Here you can see how I finished the wall penetration with a little custom-made bulkhead cover painted to match, and also an example of one of my hanging drops with an air coupler.



I've had this reel installed for the better part of a year, collecting dust, so it was great to get this incorporated into the system as well. I discovered how much of a workout it is to uncoil this behemoth! It serves no practical purpose other than to extend air far out into the drive way, now that I have so many air outlets in the walls and ceilings.



I wanted my air drops to be convenient but out of the way, so I went with coiled air hoses.





All said, the project probably cost me $400-500 in materials. And the best part: when I went to activate the system for the first time, there were NO leaks from the copper joints. The threaded connections to the air couplers, on the other hand, hand some issues and I had to re-apply pipe dope very liberally to both male and female threads. No perceptible leaks as of now, and a good 100 PSI anywhere I want it.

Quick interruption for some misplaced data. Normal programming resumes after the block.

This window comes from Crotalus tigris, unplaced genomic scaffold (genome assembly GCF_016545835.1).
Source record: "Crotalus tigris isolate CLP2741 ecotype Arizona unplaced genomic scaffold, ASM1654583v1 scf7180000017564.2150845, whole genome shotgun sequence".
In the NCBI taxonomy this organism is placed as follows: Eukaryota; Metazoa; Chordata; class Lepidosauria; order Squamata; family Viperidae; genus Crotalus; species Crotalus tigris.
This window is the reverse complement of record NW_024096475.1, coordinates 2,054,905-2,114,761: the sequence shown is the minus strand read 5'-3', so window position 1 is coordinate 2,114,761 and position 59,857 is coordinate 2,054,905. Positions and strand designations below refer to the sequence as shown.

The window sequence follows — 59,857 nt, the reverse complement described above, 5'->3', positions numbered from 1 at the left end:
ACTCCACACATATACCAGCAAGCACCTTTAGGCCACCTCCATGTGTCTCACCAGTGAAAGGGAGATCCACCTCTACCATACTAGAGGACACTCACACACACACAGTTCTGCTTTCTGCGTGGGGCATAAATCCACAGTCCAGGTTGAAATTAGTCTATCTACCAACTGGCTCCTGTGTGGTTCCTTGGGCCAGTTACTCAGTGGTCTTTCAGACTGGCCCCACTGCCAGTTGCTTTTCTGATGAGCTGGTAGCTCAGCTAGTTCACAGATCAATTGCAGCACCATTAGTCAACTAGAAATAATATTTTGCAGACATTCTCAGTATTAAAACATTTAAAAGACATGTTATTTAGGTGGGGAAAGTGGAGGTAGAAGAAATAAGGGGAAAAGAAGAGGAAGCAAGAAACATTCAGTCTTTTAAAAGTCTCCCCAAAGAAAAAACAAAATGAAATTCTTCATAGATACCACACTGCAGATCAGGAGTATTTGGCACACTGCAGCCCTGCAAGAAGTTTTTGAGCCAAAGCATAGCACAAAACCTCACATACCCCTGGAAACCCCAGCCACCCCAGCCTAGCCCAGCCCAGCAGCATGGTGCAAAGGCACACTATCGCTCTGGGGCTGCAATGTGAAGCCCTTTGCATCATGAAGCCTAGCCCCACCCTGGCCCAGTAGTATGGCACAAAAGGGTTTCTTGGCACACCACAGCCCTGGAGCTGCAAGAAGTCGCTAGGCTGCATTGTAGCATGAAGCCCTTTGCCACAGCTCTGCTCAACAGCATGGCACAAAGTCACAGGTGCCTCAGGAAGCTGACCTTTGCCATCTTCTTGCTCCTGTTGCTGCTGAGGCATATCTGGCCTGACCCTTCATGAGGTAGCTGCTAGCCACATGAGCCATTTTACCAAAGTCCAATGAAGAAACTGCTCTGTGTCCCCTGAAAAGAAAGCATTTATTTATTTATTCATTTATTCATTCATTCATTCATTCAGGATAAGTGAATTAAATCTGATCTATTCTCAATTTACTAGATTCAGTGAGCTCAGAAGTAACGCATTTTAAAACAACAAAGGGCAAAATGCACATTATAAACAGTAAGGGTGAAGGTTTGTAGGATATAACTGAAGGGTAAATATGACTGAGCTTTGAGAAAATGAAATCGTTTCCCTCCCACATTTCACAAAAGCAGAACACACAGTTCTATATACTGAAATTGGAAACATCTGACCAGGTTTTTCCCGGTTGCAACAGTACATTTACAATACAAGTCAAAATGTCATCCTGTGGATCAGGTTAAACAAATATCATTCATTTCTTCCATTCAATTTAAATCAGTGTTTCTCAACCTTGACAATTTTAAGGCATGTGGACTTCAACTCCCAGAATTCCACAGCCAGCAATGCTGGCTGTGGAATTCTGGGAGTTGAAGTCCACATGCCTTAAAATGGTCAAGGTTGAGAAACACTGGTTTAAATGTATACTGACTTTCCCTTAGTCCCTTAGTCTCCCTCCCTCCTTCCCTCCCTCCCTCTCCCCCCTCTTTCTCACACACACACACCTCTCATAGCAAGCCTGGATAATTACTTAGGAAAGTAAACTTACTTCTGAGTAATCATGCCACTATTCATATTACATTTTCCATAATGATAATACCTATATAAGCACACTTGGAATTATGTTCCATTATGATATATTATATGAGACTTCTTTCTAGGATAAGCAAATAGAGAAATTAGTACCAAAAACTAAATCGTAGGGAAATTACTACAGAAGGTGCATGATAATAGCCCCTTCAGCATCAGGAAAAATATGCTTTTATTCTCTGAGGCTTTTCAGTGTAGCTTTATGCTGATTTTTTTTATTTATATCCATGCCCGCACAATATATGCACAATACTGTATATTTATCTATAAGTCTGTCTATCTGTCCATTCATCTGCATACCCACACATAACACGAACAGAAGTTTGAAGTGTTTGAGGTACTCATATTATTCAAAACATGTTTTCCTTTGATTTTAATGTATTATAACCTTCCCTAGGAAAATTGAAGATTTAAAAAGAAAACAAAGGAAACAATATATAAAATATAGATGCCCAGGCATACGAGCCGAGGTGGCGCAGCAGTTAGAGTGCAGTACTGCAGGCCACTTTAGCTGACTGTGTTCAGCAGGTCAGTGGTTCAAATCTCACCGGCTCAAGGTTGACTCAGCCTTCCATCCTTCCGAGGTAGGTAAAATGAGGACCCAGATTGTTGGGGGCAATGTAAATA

« Last Edit: May 27, 2019, 05:14 AM by ryanjg117 »

Offline Sparktrician

  • Posts: 4273
Re: Fixed air line system for the shop
« Reply #1 on: May 27, 2019, 07:25 AM »
WOW!!!  I am seriously impressed by your design and workmanship!!!  Well done!!!   [thumbs up]
- Willy -

  "Show us a man who never makes a mistake and we will show a man who never makes anything. 
  The capacity for occasional blundering is inseparable from the capacity to bring things to pass."

 - Herman Lincoln Wayland (1830-1898)

Offline tjbnwi

  • Posts: 6582
  • No longer in Cedar Tucky Indiana
Re: Fixed air line system for the shop
« Reply #2 on: May 27, 2019, 08:54 AM »
Do not use the oiler. If you get a spray gun that uses the compressor air, the oil has contaminated every component of your system. If you really need oilers, use point of use oilers.

Very nice system by the way.

Tom

Offline ERG

  • Posts: 35
Re: Fixed air line system for the shop
« Reply #3 on: May 27, 2019, 10:22 AM »
Really nice.


Offline Cheese

  • Posts: 9784